“And let us run with perseverance the race marked out for us, fixing our eyes on Jesus, the pioneer and perfecter of faith. For the joy set before him he endured the cross, scorning its shame, and sat down at the right had of the throne of God.

“Consider him who endured such opposition from sinners, so that you will not grow weary and lose heart.” Hebrews 12:1-3

What race are you running right now?

Has God placed you in a circumstance that feels far beyond your capacity?

Has God called you to surrender and you just want to hold on so tightly?

Has God brought you into a season where there seems to be no clear answer or direction, and quitting is not the answer?

Has the race become arduous and painful?

Stay in the race.

Every point of pain has an eventual ending, just as every point of victory has a beginning.

The race may be wearing you out right now. Fix your eyes on Jesus. Run to him. Find your strength and rest and joy in him. Do not waver. Set your feet to the pavement and keep pressing forward. “We are surrounded by such a great cloud of witnesses…” We have a cheering section. We do not run this race alone.

It has been a challenging season for me, personally, and I will be honest, I am preaching to myself today. The race is hard. Running is hard. The last few days my legs have felt like spaghetti and my lungs are feeling spent, but the race is not over. As I imagine myself running in the Marine Corps Marathon to get me to the finish line, I want to encourage you, as well, to keep on running your race.

Finish it well.

Finish it strong.

Every victory has a beginning.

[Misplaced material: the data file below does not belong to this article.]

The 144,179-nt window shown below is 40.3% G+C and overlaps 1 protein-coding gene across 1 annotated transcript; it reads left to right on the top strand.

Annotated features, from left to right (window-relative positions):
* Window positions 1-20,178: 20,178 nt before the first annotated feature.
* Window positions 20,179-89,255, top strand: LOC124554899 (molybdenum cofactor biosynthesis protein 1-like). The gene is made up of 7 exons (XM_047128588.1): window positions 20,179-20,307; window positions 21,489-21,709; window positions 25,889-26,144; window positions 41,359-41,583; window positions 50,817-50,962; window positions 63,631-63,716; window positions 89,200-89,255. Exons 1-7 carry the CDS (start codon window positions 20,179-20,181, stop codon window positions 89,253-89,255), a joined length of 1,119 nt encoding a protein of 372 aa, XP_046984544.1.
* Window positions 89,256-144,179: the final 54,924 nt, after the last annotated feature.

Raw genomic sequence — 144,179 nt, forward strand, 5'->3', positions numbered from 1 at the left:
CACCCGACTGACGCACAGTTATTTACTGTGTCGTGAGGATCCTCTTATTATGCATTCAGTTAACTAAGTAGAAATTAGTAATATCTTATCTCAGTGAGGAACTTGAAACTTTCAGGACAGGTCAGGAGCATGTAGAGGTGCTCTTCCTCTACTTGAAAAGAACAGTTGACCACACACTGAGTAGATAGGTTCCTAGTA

Do not quit.

Stay in the race.

“I run in the path of your commands, for you have set my heart free.” Psalm 119:32

remaining in my weakness

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My natural instinct is to boast about my strengths. Show you the best of me. Be strong. Be independent. Impressive. Controlled.

But…there are days when my weaknesses get the best of me: insecurities resurface and create fear, a sleepless night with a sick child leaves me weary for the day, challenges before me look bigger than I can handle, and my mouth needs a muzzle because self-control has gone by the wayside.

And so I lean into truth. I lean into God. I lean into the memory of his faithfulness and the promise of his presence. I trust that his grace is sufficient to cover all my insecurities. I fall into his rest throughout the tiredness of my day. I surrender my need for self-sufficiency and remember it is God who divided the Red Sea, calmed the storm and conquered death. I run to his Word; I trust his guidance to shine a light on my pride and empower me with grace and peace.

In our weakness, he is strong.

There is no room for self-sufficiency.

If I am to boast, I will boast in my weaknesses.

I am flawed.

I have bad days.

I run on coffee…often.

I can’t do anything on my own.

I am predisposed to perfectionism, which leaves me prone to withhold grace.

Christian character does not come naturally to me.

I need Jesus.

I need a daily dose of his presence otherwise I am an absolute mess.

It is not about living a good life or simply doing the good and the right things.